Remove Kashmir's Gag: Why the communication shutdown must end in Jammu and Kashmir

There is a risk of drawing international attention to the Valley once again. And this won't need Pakistan pushing Kashmir's case.

 |  3-minute read |   14-08-2019
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The Supreme Court has ruled that the government needs to be given more time to ensure normalcy returns to the Union Territories of Jammu and Kashmir and Ladakh before any relaxation is allowed in the shutdown of communication facilities.

Describing the situation in Jammu and Kashmir as “very sensitive”, the Supreme Court on Tuesday, August 13, refused to pass any immediate order to the Centre to lift restrictions.

sc-690_081419123506.jpgAs things stand: The Supreme Court will review the security situation in J&K after two weeks. (Photo: India Today)

The Supreme Court, on its part, will review the situation in two weeks but a prolonged clampdown on communication channels and keeping people housed indoors for far too long could do exactly what India has been trying to avoid — draw international attention to the region.

This time, it wouldn’t even need Pakistan to do that.

After the bloody militancy that kept Kashmir on the boil for most part of the 1990s, the world largely came around to the fact that Kashmir is a bilateral issue between India and Pakistan. India’s move to revoke the special status granted to Jammu and Kashmir under Article 370 has asserted to the world that Kashmir is an integral part of India — leaving Pakistan fuming and frustrated.

But India cannot afford to forget that Kashmir emerged on international forums around 2015-16 — when many in the Valley became victims of the use of pellet guns at the hands of the security forces.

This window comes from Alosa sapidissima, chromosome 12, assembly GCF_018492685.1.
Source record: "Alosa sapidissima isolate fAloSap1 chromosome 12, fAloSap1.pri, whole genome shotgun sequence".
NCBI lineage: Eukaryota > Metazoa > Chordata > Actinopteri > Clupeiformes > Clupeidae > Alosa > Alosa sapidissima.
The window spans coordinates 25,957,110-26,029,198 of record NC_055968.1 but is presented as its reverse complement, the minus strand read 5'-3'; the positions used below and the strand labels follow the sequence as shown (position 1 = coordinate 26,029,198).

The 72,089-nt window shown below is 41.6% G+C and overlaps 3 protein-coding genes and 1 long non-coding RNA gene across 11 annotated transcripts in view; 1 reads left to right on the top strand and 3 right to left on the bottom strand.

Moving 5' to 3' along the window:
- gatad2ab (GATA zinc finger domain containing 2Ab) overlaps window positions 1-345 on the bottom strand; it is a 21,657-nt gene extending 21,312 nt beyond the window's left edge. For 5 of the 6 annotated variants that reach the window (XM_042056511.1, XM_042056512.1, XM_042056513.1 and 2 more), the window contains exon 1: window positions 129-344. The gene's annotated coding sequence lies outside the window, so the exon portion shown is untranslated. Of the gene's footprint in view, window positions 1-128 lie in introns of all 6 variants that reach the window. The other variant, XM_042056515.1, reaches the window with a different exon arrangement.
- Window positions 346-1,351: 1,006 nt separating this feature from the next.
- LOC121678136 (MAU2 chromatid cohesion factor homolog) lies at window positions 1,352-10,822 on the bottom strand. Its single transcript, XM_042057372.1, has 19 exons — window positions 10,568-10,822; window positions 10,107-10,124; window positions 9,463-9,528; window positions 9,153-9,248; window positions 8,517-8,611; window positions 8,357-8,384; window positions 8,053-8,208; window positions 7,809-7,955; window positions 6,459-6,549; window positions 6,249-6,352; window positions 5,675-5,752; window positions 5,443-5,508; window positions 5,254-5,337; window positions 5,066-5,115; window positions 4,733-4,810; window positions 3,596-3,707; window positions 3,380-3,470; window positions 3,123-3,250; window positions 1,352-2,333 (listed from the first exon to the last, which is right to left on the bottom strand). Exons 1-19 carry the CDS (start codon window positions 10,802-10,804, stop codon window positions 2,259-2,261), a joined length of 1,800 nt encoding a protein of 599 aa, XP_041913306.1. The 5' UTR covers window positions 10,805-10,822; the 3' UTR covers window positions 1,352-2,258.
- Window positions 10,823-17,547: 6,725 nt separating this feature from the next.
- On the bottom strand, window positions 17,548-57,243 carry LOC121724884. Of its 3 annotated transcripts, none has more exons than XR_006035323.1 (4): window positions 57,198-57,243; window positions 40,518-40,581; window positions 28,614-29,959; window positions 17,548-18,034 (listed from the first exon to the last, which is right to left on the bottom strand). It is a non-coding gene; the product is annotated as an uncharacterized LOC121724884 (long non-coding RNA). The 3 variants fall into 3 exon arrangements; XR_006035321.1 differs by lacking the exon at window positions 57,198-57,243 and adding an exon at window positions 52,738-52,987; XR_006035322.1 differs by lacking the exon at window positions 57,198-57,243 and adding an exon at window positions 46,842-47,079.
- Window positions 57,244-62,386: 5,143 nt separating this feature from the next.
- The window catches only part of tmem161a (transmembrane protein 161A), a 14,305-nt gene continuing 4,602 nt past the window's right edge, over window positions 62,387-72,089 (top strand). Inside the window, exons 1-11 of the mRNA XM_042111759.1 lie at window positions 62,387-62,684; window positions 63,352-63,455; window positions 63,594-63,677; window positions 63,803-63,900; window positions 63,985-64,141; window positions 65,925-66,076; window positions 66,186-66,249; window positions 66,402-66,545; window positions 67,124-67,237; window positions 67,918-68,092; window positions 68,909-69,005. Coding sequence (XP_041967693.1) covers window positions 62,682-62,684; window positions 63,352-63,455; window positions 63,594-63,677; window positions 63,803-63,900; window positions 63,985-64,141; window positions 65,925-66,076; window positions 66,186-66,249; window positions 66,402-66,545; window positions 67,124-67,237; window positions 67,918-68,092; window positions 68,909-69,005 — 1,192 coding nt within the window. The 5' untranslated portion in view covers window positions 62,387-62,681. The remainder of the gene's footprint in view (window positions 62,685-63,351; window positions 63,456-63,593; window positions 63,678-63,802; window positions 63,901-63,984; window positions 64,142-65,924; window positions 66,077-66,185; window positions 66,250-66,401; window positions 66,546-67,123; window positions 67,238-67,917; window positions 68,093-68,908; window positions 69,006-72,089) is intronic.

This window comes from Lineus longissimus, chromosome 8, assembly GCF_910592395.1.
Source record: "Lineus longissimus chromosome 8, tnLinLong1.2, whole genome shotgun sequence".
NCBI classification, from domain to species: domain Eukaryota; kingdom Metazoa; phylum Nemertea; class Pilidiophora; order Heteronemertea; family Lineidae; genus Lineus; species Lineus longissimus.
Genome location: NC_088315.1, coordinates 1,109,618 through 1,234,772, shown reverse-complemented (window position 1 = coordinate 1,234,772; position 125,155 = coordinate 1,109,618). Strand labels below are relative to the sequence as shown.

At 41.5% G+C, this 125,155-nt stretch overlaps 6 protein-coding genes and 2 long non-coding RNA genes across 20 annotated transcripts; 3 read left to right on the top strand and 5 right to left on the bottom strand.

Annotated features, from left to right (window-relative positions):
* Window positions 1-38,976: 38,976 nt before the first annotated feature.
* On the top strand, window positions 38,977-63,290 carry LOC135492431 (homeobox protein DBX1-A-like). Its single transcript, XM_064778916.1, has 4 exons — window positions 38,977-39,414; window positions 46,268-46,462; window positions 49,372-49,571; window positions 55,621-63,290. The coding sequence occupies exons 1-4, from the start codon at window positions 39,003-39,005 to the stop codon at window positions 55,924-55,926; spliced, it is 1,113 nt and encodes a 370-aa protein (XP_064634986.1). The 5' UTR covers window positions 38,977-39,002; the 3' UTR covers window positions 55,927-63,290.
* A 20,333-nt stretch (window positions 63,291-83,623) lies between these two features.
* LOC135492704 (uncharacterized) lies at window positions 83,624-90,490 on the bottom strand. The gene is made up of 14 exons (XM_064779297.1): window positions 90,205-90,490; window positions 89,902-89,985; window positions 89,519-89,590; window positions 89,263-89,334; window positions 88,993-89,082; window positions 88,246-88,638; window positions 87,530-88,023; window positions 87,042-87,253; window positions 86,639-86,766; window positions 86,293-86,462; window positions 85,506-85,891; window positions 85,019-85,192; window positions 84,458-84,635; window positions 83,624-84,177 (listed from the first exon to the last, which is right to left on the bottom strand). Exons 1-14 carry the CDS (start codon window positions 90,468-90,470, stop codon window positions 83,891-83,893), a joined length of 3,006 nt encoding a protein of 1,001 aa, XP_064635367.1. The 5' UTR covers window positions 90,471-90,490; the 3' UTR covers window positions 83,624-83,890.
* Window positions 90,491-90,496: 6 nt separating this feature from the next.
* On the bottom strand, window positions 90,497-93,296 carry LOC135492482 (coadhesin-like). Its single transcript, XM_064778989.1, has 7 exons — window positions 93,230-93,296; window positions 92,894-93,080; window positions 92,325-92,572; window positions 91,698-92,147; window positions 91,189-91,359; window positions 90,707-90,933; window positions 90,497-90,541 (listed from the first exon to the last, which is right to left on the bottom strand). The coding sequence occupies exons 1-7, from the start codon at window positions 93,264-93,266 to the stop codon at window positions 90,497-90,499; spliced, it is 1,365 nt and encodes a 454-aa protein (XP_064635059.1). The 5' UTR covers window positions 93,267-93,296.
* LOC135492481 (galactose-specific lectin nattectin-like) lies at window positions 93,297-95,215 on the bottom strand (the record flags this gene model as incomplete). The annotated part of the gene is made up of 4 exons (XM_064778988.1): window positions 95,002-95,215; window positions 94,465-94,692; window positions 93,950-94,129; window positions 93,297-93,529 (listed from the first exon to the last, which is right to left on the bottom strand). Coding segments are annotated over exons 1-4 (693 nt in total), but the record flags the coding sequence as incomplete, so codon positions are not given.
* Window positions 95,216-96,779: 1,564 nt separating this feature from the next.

Keeping people cut off from communication via phones and internet in today’s highly connected world is a human rights issue.

While such a move can pass off as a security requirement for a day or two, a prolonged phase of cut-off can draw unnecessary criticism — and by extension, international condemnation. For a country aspiring to be a superpower, such a situation doesn’t bode well.

journalists-690_081419123613.jpgTied up: Communication shutdowns have come to be a part of life in the Valley. (Photo: Reuters)

According to data via the Software Freedom Law Centre, India (, as part of the latest Internet Shutdowns Report, the August 4 shutdown is the 51st — just this year in Kashmir.

The state of Jammu and Kashmir saw, data collected by suggests, 65 internet shutdowns in 2018. The year 2017 recorded 32 shutdowns, 2016 had 10 shutdowns, 2015 recorded five shutdowns and the year 2014 also clocked five shutdowns of mobile internet services.

But what is happening this time is very different from all the shutdowns that the region has seen of late. This is a period where the people of the region, especially Kashmir, are confused and numbed by the decision announced on August 5. It is in moments such as these that people want to reach out to their loved ones even more than other times.

Pakistan may not be finding countries to of now to back it with even the UAE supporting India’s decision. But humans rights bodies may take cognisance of the matter sooner or later. For Narendra Modi, who, in his second stint as Prime Minister is trying hard to emerge as a statesman and an inclusive, humanitarian leader, this may undo some of the efforts made in that direction.

The government must act fast to ensure normalcy returns — with people at least being able to talk to friends and their family.

Also read: Why I want to apologise to journalists based in Kashmir


Vandana Vandana @vsinghhere

Author is the former Assistant Editor, DailyO.

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